Amazon recently introduced Climate Pledge Friendly, "a new program to help make it easy for customers to discover and shop for more sustainable products." When you're browsing Amazon, a Climate Pledge Friendly label will appear on more than 45,000 products to signify they have one or more different sustainability certifications which "help preserve the natural world, reducing the carbon footprint of shipments to customers," according to the online retailer.

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In order to distinguish more sustainable products, the program partnered with a wide range of external certifications, including governmental agencies, non-profits, and independent laboratories, all of which have a focus on preserving the natural world.

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In the hours before he was sworn in as the 46th president of the United States, then-President-elect Biden was sent a letter signed by 17 freshmen GOP members of the House of Representatives.

In sharp contrast to the 121 Republican House members who voted against the certification of Biden's electoral votes—a constitutional procedure merely check-marking the state certifications that had already taken place—this letter expresses a desire to "rise above the partisan fray" and work together with Biden as he takes over the presidency.

The letter reads:

Dear President-elect Biden,

Congratulations on the beginning of your administration and presidency. As members of this freshman class, we trust that the next four years will present your administration and the 117thCongress with numerous challenges and successes, and we are hopeful that – despite our ideological differences – we may work together on behalf of the American people we are each so fortunate to serve.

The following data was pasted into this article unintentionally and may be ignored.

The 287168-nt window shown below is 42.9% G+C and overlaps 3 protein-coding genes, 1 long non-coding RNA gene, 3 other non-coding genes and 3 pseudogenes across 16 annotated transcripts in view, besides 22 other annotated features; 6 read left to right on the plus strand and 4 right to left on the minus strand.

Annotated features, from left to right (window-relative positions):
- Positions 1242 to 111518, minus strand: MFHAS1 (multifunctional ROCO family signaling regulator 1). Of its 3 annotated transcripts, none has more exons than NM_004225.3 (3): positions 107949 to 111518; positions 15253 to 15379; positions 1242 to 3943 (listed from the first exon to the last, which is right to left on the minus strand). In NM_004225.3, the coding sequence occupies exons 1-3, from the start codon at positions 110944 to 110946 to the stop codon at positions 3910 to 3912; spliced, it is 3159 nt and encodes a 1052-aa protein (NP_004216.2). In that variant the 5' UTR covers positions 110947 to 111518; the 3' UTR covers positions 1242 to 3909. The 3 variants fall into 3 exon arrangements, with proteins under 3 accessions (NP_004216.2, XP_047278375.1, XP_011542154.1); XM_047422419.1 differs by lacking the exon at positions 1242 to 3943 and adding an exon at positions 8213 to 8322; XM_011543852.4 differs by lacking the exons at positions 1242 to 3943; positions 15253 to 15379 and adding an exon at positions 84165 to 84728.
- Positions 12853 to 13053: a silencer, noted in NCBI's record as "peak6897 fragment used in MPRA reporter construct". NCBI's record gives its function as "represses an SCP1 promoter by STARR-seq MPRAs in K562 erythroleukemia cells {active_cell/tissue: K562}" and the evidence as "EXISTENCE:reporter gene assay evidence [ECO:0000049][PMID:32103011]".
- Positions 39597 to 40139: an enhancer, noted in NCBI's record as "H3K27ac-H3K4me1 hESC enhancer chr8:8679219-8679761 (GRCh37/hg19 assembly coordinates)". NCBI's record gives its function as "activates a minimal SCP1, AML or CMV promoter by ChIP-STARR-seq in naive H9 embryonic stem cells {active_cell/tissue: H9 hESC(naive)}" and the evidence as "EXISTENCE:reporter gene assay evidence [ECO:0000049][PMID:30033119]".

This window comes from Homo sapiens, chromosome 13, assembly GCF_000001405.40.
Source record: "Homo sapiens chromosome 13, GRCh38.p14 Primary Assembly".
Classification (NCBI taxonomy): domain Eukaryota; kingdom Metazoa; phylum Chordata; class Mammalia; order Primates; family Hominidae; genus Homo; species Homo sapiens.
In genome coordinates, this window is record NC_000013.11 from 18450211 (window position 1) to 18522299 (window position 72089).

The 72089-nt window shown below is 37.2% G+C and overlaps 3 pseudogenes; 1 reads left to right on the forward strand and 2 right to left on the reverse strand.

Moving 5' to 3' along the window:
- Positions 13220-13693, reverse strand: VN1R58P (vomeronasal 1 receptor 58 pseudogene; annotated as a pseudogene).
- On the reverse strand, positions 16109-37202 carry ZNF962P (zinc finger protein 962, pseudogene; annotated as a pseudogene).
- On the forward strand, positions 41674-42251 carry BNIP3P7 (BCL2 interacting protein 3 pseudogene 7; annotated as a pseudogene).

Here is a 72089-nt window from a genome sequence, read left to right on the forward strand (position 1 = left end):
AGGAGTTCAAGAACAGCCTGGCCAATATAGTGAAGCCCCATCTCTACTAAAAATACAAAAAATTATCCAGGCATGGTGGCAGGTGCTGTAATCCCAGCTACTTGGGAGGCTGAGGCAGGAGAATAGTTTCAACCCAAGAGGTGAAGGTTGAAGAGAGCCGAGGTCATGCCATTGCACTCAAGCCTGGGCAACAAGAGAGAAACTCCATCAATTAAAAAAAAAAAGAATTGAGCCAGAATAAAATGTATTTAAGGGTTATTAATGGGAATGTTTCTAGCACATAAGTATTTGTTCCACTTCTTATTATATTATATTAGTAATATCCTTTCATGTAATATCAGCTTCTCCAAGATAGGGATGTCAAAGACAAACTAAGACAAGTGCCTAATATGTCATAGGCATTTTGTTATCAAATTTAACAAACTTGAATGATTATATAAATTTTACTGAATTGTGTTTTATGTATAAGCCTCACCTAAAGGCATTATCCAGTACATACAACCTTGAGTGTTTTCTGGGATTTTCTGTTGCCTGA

After two impeachments, lengthy inter-branch investigations, and, most recently, the horrific attack on our nation's capital, it is clear that the partisan divide between Democrats and Republicans does not serve a single American.

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If the past year has taught us nothing else, it's that sending love out into the world through selfless acts of kindness can have a positive ripple effect on people and communities. People all over the United States seemed to have gotten the message — 71% of those surveyed by the World Giving Index helped a stranger in need in 2020. A nonprofit survey found 90% helped others by running errands, calling, texting and sending care packages. Many people needed a boost last year in one way or another and obliging good neighbors heeded the call over and over again — and continue to make a positive impact through their actions in this new year.

Upworthy and P&G Good Everyday wanted to help keep kindness going strong, so they partnered up to create the Lead with Love Fund. The fund awards do-gooders in communities around the country with grants to help them continue on with their unique missions. Hundreds of nominations came pouring in and five winners were selected based on three criteria: the impact of action, uniqueness, and "Upworthy-ness" of their story.

Here's a look at the five winners:

Edith Ornelas, co-creator of Mariposas Collective in Memphis, Tenn.

Edith Ornelas has a deep-rooted connection to the asylum-seeking immigrant families she brings food and supplies to families in Memphis, Tenn. She was born in Jalisco, Mexico, and immigrated to the United States when she was 7 years old with her parents and sister. Edith grew up in Chicago, then moved to Memphis in 2016, where she quickly realized how few community programs existed for immigrants. Two years later, she helped create Mariposas Collective, which initially aimed to help families who had just been released from detention centers and were seeking asylum. The collective started out small but has since grown to approximately 400 volunteers.